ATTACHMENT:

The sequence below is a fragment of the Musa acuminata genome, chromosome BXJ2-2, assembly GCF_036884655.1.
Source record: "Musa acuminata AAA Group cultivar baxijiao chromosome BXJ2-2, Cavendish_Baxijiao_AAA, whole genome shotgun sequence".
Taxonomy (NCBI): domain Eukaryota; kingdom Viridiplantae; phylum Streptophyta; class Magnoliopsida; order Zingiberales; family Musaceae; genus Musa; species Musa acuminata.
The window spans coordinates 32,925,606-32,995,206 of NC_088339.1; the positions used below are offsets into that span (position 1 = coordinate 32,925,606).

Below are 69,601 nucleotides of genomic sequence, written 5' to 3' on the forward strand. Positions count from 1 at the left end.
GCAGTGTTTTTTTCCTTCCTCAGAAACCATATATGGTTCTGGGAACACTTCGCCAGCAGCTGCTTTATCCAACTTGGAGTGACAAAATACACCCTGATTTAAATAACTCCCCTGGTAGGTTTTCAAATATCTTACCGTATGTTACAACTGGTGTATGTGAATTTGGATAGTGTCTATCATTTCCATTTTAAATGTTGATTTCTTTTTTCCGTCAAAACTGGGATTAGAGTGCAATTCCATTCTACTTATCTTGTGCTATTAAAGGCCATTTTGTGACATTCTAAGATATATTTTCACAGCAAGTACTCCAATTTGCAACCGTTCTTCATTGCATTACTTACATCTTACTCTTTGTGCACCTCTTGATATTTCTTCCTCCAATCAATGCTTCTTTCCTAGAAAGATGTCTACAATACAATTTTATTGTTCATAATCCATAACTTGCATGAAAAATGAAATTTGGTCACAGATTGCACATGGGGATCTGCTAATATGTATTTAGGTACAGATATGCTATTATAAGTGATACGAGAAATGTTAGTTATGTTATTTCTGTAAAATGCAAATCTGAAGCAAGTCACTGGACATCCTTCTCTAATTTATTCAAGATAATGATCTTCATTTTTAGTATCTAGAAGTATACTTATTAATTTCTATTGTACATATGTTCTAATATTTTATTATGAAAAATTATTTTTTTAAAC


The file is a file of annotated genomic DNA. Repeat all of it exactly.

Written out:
The sequence below is a fragment of the Musa acuminata genome, chromosome BXJ2-2, assembly GCF_036884655.1.
Source record: "Musa acuminata AAA Group cultivar baxijiao chromosome BXJ2-2, Cavendish_Baxijiao_AAA, whole genome shotgun sequence".
Taxonomy (NCBI): domain Eukaryota; kingdom Viridiplantae; phylum Streptophyta; class Magnoliopsida; order Zingiberales; family Musaceae; genus Musa; species Musa acuminata.
The window spans coordinates 32,925,606-32,995,206 of NC_088339.1; the positions used below are offsets into that span (position 1 = coordinate 32,925,606).

Below are 69,601 nucleotides of genomic sequence, written 5' to 3' on the forward strand. Positions count from 1 at the left end.
GCAGTGTTTTTTTCCTTCCTCAGAAACCATATATGGTTCTGGGAACACTTCGCCAGCAGCTGCTTTATCCAACTTGGAGTGACAAAATACACCCTGATTTAAATAACTCCCCTGGTAGGTTTTCAAATATCTTACCGTATGTTACAACTGGTGTATGTGAATTTGGATAGTGTCTATCATTTCCATTTTAAATGTTGATTTCTTTTTTCCGTCAAAACTGGGATTAGAGTGCAATTCCATTCTACTTATCTTGTGCTATTAAAGGCCATTTTGTGACATTCTAAGATATATTTTCACAGCAAGTACTCCAATTTGCAACCGTTCTTCATTGCATTACTTACATCTTACTCTTTGTGCACCTCTTGATATTTCTTCCTCCAATCAATGCTTCTTTCCTAGAAAGATGTCTACAATACAATTTTATTGTTCATAATCCATAACTTGCATGAAAAATGAAATTTGGTCACAGATTGCACATGGGGATCTGCTAATATGTATTTAGGTACAGATATGCTATTATAAGTGATACGAGAAATGTTAGTTATGTTATTTCTGTAAAATGCAAATCTGAAGCAAGTCACTGGACATCCTTCTCTAATTTATTCAAGATAATGATCTTCATTTTTAGTATCTAGAAGTATACTTATTAATTTCTATTGTACATATGTTCTAATATTTTATTATGAAAAATTATTTTTTTAAAC